Agave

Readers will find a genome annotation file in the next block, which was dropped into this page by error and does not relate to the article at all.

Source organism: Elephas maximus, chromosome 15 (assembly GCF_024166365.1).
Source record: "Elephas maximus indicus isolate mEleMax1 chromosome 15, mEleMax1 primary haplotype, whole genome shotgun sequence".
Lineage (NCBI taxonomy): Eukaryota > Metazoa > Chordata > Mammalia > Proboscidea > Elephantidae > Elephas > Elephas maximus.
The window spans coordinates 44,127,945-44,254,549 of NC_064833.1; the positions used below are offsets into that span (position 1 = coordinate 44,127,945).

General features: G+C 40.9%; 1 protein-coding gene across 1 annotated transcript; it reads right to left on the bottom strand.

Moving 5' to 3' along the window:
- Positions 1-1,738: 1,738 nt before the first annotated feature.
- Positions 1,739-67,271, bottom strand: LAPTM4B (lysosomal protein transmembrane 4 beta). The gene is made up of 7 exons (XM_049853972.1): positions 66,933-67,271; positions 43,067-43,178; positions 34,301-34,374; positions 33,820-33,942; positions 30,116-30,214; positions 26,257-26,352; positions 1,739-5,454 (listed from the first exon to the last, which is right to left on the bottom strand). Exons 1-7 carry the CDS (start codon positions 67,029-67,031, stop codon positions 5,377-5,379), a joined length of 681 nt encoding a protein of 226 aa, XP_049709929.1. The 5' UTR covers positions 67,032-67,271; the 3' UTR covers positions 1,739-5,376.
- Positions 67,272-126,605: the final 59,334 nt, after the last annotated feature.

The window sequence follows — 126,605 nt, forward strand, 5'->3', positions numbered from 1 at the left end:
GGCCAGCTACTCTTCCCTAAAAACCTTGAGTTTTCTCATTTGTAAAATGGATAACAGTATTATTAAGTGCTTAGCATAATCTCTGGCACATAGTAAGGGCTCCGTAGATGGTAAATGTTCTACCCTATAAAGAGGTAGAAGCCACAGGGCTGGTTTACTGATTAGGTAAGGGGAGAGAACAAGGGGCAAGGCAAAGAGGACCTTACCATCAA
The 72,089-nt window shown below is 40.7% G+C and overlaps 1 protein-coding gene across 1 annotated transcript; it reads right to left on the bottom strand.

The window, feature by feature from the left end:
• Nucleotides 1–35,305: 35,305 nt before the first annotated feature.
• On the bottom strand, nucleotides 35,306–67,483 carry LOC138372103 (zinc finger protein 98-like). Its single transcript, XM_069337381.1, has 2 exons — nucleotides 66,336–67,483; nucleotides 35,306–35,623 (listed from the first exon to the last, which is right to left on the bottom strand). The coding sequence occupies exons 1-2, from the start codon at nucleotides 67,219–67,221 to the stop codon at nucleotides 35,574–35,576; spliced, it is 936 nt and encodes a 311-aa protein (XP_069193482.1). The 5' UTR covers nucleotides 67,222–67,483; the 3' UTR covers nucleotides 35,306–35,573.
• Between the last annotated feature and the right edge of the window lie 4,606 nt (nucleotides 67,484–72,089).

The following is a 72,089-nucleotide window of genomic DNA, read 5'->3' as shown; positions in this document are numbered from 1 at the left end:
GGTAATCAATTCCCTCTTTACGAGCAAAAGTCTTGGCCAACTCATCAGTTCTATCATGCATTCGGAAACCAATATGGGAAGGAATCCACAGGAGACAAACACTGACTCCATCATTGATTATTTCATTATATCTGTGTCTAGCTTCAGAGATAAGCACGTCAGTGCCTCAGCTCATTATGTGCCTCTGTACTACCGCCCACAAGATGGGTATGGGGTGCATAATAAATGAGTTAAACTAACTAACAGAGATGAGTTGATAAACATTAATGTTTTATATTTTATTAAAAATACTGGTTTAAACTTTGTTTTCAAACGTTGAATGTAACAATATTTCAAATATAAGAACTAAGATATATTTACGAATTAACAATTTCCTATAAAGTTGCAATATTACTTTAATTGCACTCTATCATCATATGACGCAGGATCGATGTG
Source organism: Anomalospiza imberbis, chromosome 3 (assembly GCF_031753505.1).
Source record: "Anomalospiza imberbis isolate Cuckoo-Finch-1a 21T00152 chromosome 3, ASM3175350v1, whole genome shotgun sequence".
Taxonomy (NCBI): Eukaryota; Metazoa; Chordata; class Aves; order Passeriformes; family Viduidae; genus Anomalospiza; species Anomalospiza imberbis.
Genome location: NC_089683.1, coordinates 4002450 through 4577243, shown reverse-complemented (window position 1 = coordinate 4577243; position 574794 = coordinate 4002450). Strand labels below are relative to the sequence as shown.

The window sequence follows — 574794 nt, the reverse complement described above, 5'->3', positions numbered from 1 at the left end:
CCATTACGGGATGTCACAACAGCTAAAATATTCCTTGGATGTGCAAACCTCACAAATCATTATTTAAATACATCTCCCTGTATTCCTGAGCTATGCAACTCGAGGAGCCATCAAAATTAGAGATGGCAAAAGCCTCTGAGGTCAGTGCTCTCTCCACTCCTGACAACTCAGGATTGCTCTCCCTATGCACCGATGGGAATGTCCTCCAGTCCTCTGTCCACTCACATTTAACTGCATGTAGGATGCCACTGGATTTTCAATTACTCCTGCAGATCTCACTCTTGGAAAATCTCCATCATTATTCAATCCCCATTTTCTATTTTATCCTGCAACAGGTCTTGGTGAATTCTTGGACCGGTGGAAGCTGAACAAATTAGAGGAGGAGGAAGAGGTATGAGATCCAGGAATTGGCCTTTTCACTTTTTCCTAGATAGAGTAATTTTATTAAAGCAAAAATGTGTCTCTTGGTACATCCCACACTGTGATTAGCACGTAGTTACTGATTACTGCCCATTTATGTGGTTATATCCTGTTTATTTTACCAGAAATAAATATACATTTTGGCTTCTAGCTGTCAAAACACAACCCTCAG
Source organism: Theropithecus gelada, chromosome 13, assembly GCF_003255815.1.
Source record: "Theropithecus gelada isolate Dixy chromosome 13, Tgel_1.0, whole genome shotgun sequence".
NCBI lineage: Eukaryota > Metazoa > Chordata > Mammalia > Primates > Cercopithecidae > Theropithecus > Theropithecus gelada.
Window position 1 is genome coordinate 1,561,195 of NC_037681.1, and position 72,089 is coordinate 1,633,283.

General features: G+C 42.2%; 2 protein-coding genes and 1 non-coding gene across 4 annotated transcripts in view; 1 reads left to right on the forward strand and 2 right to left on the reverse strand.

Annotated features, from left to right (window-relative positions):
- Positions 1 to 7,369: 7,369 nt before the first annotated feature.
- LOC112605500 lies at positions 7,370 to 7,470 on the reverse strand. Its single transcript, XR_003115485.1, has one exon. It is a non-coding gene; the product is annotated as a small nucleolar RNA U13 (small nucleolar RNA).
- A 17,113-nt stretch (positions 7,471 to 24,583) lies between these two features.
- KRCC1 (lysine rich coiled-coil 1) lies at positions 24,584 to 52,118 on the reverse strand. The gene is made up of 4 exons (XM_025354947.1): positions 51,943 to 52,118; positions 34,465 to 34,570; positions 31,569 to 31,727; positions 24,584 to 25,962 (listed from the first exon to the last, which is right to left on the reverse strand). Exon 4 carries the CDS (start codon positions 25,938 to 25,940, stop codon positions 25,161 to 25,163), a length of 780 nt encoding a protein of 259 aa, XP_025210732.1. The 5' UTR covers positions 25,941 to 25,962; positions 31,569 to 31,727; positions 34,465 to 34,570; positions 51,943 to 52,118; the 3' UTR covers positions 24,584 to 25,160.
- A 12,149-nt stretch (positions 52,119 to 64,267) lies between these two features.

(Greek, agauas, admirable). Amarylliddcew. Important decorative and economic plants from hot American deserts, the most familiar of which is A. A mericana, the Amsmcarr Cssruar PLANT. St. short or wanting: lvs. mostly in a close rosette, mostly stifl and more or less fleshy, persisting from year to year, the margins mostly armed with teeth and the apex tipped with a more or less pungent spine: fls. in spikes or panicles ; perianth 6-parted, more or less funnel-shaped; stamens 6, mostly long-exserted; style 1 ; ovary infe rior, 3-celled; seeds numerous, flat, thin, triangular, black. Some species flower but once and die, others oc casionally, while others flower from year to year. The number of species is about 150, although more than 325 have been described. One of the largest collections is at Kew, where there are 85 named species. The largest collections in the United States are at the Botanical Garden of Washington and the Missouri Botanical Gar den, where there are about 75 species each. Amateurs often cultivate a greater number of species than are de scribed in this account. Agaves are essentially fanciers' or amateurs’ plants. This noble group of plants has never received the attention it deserves, and yet no ge nus of plants in America furnishes so many suitable decorative plants. Sir Joseph Hooker places it next to the palm and aloe, but the former is a great family of 1,100 species. While in the United States we think of the Agaves only as decorative plants, yet in Mexico, their native home, they are the most useful of plants. Many species furnish flber, others soap, while still others produce the two great Mexican drinks, Pulque and Mescal. Pulque, which is a fermented drink, is ob tained from several species, especially A. atrm-irens. Me-scnl, which is is distilled drink, is usually not ob tained from the same species as Pulque, although there is a general belief to the contrary. The species from which is made most of the Mescal used in Mexico is unknown. The species vary so much in size and form that they can be used in a great many ways. Some of the smaller species are suitable for the house, and even some of the larger species are so used. The larger spe cies are well adapted for vases in large gardens and grounds, along walks, terraces, etc. These plants, com ing, as they do, from arid or even desert regions, where AGAVE 33 they have a hard struggle to exist, can be grown with little or no care, but they respond very quickly to good treatment. The species are propagated in various ways; some produce suckers at the base or even underground shoots ; others give oi! buds from the stem, which fall off and take root, or may be detached and planted; while not a few produce bulblets in the flower-clusters, and sometimes in great abundance, while all may be produced from seed. But as most of the species flower only after a long interval, and many have not yet been known to flower in cultivation, this latter means of propagation can not be relied upon. In cultivation, fruit is set very sparingly or not at all without artificial pollination, although this can be accomplished with very little trouble. Monograph by J. G. Baker, Ama Yyllidewy 1533- J. N. Ross. None of the Agave: are at all diflicult to grow. The soil should be principally loam and sand, and if any vege table soil be given it should be in small quantities. Good drainage and firm potting are necessary. To grow small plants of the large-leaved kinds into good-sized specimens quickly, they should be plunged out in a sunny spot in spring, taking care that the pots are large enough so that they will not require repotting in the fall. Nearly all of the large-growing kinds are easily increased from suck ers, which, when the plants are grown in a pot-bound con dition, are produced very readily. They should only be taken 08 from the parent plant when furnished with suf ficicnt roots to give them a start. Some kinds are raised only from seeds,which, when freshly gathered, germinate in B few “'°ek5- Cult. by G. W. Omvaa. The classification of the Agaves is a very difficult one. This is partially owing to the great number of species, to the difliculty of preserving study material, and to the infrequency of flowering in many spe cies. In fact, many species have never been known to flower. The most usable characters for classification are to be found in the leaves, and, although such an arrangement is more or less artificial, it is certainly the most satisfactory) in naming a collection. From a otanical point of view, however, the inflorescence shows the true relationship of the species. In this way the genus is usually divided into three groups or subgenera. These are : First, the Euagare, having1 a paniculate in florescence, wit candelabra - like branches. Second, the Littaza, hav ing a dense spike of flowers. (The section Liltrza has been considered by some a good genus, but it seems to connect with the first section through certain species.) The third section, Manfreda, is very different from the above, and is considered by the writer as a distinct generic type, although treated here in accordance with general usage. Manfredas are all herbaceous, appearing each year from a bulbous base, the lvs. are soft and weak, dying down annually, while the inflores cence is a slender open spike, with solitary fls. from the axils of bracts.